PA. Supreme Court Rules State’s Congressional Map Unconstitutional

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It has ordered the state’s Democratic governor to redraw the map for the 2018 elections.

In a major win for Democrats, the Pennsylvania Supreme Court ruled Monday that the state must redraw its congressional map ahead of the 2018 midterm elections, saying the extreme gerrymandering is in violation of the state's constitution.

Republicans redrew the state’s map in 2011. The state’s general assembly must submit a new map to the governor for consideration by Feb. 9, according to the court order.

Democratic Gov. Tom Wolf then has until Feb. 15 to submit a plan to the court.

Wolf acknowledged the ruling Monday on social media, saying in a Facebook post,

I strongly believe that gerrymandering is wrong and consistently have stated that the current maps are unfair to Pennsylvanians. My administration is reviewing the order and we are assessing the executive branch's next steps in this process.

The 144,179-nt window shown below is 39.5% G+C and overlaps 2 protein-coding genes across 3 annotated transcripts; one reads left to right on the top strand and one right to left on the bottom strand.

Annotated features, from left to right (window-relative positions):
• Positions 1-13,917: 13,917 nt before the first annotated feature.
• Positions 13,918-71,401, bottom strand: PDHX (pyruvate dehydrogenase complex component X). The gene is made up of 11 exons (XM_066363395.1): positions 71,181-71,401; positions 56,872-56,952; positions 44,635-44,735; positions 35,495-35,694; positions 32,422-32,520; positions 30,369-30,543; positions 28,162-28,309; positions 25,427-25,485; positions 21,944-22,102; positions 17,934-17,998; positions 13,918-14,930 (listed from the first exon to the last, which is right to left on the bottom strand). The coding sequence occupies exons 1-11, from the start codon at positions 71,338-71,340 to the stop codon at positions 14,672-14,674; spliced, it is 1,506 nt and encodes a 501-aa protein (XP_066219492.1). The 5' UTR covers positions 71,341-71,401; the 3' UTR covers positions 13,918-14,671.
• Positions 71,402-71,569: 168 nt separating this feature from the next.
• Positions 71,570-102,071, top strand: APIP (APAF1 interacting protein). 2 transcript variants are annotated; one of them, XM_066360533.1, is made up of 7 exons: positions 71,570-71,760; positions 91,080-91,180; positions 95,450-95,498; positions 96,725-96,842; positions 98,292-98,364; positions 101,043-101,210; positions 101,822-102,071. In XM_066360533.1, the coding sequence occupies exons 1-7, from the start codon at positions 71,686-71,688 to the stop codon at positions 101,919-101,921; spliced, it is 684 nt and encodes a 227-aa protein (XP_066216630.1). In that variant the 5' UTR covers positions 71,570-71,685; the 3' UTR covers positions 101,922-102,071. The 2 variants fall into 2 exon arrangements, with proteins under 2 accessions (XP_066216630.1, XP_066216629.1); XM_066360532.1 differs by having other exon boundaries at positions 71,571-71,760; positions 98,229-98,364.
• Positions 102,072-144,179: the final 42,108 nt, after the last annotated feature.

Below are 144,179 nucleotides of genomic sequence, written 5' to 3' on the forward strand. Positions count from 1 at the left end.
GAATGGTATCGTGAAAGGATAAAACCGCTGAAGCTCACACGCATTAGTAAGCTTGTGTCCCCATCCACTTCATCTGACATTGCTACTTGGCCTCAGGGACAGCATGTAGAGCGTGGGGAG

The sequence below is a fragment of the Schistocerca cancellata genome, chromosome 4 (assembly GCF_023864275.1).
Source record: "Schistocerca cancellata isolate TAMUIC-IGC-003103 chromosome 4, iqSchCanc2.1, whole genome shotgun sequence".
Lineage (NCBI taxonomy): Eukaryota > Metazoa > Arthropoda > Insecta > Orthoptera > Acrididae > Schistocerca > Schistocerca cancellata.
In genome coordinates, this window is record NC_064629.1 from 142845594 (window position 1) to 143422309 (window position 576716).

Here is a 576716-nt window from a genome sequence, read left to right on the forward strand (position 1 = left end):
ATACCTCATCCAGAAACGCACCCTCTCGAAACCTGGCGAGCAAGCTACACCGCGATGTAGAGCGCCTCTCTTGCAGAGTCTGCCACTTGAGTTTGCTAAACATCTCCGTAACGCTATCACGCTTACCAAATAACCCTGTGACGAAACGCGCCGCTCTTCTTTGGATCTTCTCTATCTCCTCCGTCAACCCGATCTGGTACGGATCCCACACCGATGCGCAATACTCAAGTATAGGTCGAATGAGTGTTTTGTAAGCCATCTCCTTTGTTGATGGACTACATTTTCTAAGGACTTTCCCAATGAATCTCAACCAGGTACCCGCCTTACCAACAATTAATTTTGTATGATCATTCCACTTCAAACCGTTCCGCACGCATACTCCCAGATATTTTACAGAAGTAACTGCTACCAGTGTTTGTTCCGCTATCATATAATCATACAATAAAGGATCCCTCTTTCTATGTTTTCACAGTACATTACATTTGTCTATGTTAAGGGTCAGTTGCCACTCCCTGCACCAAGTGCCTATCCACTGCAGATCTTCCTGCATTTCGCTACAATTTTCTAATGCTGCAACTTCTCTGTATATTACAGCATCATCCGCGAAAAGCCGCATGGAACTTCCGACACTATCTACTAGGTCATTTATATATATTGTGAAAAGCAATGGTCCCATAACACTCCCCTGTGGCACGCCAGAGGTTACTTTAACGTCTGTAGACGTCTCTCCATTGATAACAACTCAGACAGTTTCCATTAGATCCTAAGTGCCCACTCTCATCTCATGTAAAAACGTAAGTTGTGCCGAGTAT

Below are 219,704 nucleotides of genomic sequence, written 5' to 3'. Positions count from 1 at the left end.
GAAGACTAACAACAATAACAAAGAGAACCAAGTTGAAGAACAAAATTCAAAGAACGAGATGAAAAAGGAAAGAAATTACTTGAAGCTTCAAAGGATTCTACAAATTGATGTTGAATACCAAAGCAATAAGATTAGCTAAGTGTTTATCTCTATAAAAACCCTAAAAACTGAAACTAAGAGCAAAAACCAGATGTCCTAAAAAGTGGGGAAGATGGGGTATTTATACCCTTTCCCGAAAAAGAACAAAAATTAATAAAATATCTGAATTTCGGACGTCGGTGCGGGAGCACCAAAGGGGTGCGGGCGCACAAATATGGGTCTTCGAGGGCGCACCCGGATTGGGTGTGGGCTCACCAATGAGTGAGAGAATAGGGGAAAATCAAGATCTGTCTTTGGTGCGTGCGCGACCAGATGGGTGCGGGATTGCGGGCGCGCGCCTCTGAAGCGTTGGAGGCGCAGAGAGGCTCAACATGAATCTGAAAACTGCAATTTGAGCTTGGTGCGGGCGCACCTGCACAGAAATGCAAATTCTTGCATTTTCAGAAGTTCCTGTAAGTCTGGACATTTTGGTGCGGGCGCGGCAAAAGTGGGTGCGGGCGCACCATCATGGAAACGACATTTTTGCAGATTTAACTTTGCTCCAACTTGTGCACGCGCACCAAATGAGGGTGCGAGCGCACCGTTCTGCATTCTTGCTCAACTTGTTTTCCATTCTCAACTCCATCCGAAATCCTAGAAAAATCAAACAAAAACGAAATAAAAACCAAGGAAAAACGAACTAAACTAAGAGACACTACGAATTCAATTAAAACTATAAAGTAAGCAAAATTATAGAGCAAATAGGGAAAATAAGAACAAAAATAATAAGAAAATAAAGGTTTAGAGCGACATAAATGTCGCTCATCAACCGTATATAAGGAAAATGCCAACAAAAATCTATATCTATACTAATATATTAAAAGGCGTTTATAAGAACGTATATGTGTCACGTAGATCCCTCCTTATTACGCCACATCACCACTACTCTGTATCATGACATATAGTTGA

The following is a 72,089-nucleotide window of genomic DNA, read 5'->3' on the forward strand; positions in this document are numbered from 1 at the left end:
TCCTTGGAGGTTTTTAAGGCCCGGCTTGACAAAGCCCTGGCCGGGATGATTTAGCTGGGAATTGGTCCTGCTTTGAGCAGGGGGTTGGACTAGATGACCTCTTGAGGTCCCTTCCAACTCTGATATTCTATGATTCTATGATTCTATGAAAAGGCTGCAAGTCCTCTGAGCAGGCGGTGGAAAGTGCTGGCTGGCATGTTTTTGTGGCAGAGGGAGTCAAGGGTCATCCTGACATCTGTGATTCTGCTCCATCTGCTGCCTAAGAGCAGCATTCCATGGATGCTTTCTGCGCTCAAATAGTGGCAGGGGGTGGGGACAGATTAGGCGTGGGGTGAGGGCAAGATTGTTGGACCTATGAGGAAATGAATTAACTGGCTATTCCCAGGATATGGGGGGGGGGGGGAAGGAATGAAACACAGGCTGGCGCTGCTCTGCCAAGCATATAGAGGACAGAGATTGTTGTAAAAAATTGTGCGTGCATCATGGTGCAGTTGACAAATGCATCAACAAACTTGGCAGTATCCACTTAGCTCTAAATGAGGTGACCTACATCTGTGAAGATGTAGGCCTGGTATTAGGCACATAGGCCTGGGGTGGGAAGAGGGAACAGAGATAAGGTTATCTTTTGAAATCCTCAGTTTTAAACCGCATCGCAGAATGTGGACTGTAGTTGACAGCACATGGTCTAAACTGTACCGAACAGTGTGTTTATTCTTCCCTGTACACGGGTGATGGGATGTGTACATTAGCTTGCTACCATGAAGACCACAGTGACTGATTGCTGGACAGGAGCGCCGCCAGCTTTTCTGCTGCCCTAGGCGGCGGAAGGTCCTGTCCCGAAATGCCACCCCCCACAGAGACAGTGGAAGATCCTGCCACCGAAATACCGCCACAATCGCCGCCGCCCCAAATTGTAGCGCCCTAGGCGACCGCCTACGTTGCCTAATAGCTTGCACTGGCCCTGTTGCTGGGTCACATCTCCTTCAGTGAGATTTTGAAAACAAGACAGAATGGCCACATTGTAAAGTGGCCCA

Prior to President Donald Trump's win in 2016, Pennsylvania had voted Democratic in every presidential election since 1992. As it stands now, the state has 13 Republicans and five Democrats in the House of Representatives.

The change will not effect the upcoming special election in District 18, where Trump recently paid a visit to boost the campaign of Republican candidate Rick Saccone.

The upcoming special election in March to replace Rep. Tim Murphy(R) will still take place under the previous congressional map, the court ruled.